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I would like to configure my Ubuntu 18.04.2 (LTS) machine to always use the Google DNSs, no matter what the network. I'm experiencing DNS issues with some VPN connections, e.g. if I connect to a VPN from my home WiFi, no names resolve after that. I've had this problem in the past, and back then setting the nameservers in /etc/resolv.conf and making it immutable did the trick.

However, with netplan I haven't found any instructions for declaring DNSs globally. I don't want to do it per network, as the use case is exactly that whenever I'm connected to some unknown wifi, I want to be able to use my VPNs.

After ~1 h of googling around, I haven't found anything that would resolve my problem. I can only find instructions for defining the nameservers for a specific wifi adapter, which also requires me to define access-points, which I don't want to do. Any pointers how to proceed?

Edit: I resolved the most pressing issue by setting the DNS servers for my VPN connections from the network-manager VPN settings GUI, but still it would be practical to figure this out, as I don't necessarily want to do this separately for each VPN.

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    You neglected to mention you meant wifi, etc. on a non-server setup. Unfortunately, if you are NOT using Network Manager your only solution is the immutable /etc/resolv.conf you indicated, but that will bypass the local resolution of /etc/hosts the way SystemD's Resolved handles requesrts. – Thomas Ward Jul 15 at 20:19
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First, let me clear up a misconception about VPNs. When connected via VPN, you'll end up, or should end up, using the VPN provider's DNS servers. If for no other reason, this is to prevent "DNS Leaks".

As you note, you don't want to setup a per-connection DNS configuration.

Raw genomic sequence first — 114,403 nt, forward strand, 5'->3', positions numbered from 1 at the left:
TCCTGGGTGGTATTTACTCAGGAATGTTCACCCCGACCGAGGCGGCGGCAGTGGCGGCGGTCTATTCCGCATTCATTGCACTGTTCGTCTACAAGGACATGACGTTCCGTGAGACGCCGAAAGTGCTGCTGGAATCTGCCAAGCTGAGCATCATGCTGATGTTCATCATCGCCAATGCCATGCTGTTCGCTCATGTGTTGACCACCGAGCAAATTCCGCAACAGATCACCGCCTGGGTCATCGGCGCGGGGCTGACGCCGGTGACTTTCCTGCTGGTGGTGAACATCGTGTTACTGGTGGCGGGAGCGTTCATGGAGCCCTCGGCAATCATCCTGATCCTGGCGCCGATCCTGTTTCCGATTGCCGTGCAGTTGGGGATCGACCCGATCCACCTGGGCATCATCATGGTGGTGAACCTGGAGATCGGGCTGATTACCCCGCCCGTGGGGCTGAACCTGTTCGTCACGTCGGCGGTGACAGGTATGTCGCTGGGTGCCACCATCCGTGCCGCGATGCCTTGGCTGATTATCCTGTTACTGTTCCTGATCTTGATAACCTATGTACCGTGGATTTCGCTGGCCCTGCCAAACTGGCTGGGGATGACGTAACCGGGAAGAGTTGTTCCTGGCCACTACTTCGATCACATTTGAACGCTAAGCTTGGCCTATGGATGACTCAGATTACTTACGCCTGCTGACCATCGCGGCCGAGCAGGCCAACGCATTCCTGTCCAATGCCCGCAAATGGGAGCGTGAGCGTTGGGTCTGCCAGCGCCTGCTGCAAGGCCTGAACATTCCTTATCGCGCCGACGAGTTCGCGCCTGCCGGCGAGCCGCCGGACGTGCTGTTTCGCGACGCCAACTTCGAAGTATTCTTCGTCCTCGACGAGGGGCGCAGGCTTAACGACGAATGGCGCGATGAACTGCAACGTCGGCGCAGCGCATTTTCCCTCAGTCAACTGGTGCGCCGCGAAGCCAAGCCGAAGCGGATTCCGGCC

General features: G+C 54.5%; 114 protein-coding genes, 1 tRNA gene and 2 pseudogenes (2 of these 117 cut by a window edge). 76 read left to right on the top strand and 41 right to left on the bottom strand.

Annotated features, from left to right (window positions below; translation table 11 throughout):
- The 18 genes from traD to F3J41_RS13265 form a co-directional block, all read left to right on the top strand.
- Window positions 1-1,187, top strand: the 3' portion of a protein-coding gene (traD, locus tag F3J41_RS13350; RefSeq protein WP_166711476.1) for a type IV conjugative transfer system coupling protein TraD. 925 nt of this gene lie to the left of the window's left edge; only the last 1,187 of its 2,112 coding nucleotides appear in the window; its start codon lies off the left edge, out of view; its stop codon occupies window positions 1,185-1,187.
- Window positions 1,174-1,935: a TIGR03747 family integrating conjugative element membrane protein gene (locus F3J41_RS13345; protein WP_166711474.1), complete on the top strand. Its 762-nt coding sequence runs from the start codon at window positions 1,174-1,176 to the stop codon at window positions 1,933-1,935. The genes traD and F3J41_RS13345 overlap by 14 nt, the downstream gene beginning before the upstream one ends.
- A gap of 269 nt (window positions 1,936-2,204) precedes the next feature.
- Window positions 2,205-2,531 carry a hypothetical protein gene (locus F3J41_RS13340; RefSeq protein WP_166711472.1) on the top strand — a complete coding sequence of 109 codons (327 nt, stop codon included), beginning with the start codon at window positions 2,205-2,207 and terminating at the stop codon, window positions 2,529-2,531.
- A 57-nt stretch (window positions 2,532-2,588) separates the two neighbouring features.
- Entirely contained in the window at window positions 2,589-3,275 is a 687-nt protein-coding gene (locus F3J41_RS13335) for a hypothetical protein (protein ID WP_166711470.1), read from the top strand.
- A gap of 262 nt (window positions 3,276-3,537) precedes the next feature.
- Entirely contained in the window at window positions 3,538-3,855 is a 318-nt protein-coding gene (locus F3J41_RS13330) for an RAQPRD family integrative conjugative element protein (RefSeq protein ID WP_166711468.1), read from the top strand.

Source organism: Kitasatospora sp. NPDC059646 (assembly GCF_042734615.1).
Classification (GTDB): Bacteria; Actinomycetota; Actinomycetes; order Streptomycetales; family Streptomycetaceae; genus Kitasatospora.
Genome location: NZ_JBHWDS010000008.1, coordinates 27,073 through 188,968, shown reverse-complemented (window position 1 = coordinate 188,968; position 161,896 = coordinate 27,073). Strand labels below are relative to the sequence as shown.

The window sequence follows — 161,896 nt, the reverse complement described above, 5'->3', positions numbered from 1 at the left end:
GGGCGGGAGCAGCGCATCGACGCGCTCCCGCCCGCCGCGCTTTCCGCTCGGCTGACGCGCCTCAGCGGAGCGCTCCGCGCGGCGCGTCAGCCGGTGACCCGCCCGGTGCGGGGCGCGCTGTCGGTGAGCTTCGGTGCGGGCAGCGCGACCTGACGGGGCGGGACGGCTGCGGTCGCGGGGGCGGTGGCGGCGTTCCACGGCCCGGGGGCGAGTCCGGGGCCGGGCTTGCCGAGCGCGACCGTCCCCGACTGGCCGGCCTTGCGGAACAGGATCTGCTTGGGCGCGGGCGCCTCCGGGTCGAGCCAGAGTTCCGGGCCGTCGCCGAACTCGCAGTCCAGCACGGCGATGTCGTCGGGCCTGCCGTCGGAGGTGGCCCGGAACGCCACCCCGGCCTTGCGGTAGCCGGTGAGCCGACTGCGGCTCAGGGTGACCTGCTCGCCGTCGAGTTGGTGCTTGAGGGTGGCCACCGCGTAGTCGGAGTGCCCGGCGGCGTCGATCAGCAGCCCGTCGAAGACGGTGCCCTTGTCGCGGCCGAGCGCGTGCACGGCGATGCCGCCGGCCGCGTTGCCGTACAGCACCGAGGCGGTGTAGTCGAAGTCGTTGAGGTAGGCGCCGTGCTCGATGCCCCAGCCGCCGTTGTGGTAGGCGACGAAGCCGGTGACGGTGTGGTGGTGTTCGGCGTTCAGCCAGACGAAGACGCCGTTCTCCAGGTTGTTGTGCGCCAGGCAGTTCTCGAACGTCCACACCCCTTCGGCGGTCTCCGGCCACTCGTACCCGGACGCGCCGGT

First you need to get DNS working without VPN. Then later, with VPN up, you'll do "DNS Leak" testing to confirm a fully secure and private tunnel.

If you edit /etc/systemd/resolved.conf (man resolved.conf) you find a line like:

#DNS=

Remove the #, and set your space-separated list of DNS servers there.

Reboot, and use either:

resolvectl

or

systemd-resolve --status

And observe your DNS servers and where they're attached (eth0).

Then bring up VPN and re-run one of the previous two commands, and note the DNS server change, and where they're attached (tun0).

Now for "DNS Leak" testing, visit https://dnsleaktest.com or https://dnsleak.com and confirm that you have no leaks.

Lastly, I'll mention that the symlink for /etc/resolv.conf has to be correct... (and you haven't edited that file manually... correct?).

  • Thanks, this seems to have done the trick. I understand the security implications, but at least in the past I had bad experiences using NordVPN's provided DNS servers, as they were for some reason very slow, and caused a noticeable delay when using the Internet. – Joel Lehikoinen Jul 18 at 6:04

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